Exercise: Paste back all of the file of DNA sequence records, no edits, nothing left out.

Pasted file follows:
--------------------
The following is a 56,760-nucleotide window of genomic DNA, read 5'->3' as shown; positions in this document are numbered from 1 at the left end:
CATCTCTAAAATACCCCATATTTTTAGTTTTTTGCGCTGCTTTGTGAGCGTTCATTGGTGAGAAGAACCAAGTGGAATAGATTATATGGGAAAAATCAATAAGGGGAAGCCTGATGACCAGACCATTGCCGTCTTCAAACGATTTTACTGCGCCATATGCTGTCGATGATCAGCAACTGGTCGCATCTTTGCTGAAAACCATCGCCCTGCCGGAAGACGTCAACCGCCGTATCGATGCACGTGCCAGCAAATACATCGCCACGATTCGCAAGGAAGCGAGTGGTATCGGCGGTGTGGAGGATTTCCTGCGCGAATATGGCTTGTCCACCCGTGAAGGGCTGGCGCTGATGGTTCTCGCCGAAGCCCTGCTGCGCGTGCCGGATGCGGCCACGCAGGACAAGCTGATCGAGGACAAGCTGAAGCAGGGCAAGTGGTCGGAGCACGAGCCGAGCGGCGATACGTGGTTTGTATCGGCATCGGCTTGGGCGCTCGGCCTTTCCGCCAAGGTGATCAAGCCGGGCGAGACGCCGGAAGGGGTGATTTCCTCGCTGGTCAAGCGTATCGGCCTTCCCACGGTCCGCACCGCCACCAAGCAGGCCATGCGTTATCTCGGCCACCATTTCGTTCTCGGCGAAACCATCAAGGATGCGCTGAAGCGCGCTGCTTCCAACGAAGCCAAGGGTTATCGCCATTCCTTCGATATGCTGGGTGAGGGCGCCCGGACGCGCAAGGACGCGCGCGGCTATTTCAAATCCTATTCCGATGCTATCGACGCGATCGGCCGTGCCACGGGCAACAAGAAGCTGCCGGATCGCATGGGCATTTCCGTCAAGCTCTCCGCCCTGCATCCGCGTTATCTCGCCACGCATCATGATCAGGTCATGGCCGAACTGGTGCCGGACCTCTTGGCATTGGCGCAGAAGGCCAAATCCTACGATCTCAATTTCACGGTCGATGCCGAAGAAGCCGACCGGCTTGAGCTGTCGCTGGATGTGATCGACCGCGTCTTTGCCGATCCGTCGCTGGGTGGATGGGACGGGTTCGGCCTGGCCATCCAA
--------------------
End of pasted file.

The following is a 56,760-nucleotide window of genomic DNA, read 5'->3' as shown; positions in this document are numbered from 1 at the left end:
CATCTCTAAAATACCCCATATTTTTAGTTTTTTGCGCTGCTTTGTGAGCGTTCATTGGTGAGAAGAACCAAGTGGAATAGATTATATGGGAAAAATCAATAAGGGGAAGCCTGATGACCAGACCATTGCCGTCTTCAAACGATTTTACTGCGCCATATGCTGTCGATGATCAGCAACTGGTCGCATCTTTGCTGAAAACCATCGCCCTGCCGGAAGACGTCAACCGCCGTATCGATGCACGTGCCAGCAAATACATCGCCACGATTCGCAAGGAAGCGAGTGGTATCGGCGGTGTGGAGGATTTCCTGCGCGAATATGGCTTGTCCACCCGTGAAGGGCTGGCGCTGATGGTTCTCGCCGAAGCCCTGCTGCGCGTGCCGGATGCGGCCACGCAGGACAAGCTGATCGAGGACAAGCTGAAGCAGGGCAAGTGGTCGGAGCACGAGCCGAGCGGCGATACGTGGTTTGTATCGGCATCGGCTTGGGCGCTCGGCCTTTCCGCCAAGGTGATCAAGCCGGGCGAGACGCCGGAAGGGGTGATTTCCTCGCTGGTCAAGCGTATCGGCCTTCCCACGGTCCGCACCGCCACCAAGCAGGCCATGCGTTATCTCGGCCACCATTTCGTTCTCGGCGAAACCATCAAGGATGCGCTGAAGCGCGCTGCTTCCAACGAAGCCAAGGGTTATCGCCATTCCTTCGATATGCTGGGTGAGGGCGCCCGGACGCGCAAGGACGCGCGCGGCTATTTCAAATCCTATTCCGATGCTATCGACGCGATCGGCCGTGCCACGGGCAACAAGAAGCTGCCGGATCGCATGGGCATTTCCGTCAAGCTCTCCGCCCTGCATCCGCGTTATCTCGCCACGCATCATGATCAGGTCATGGCCGAACTGGTGCCGGACCTCTTGGCATTGGCGCAGAAGGCCAAATCCTACGATCTCAATTTCACGGTCGATGCCGAAGAAGCCGACCGGCTTGAGCTGTCGCTGGATGTGATCGACCGCGTCTTTGCCGATCCGTCGCTGGGTGGATGGGACGGGTTCGGCCTGGCCATCCAA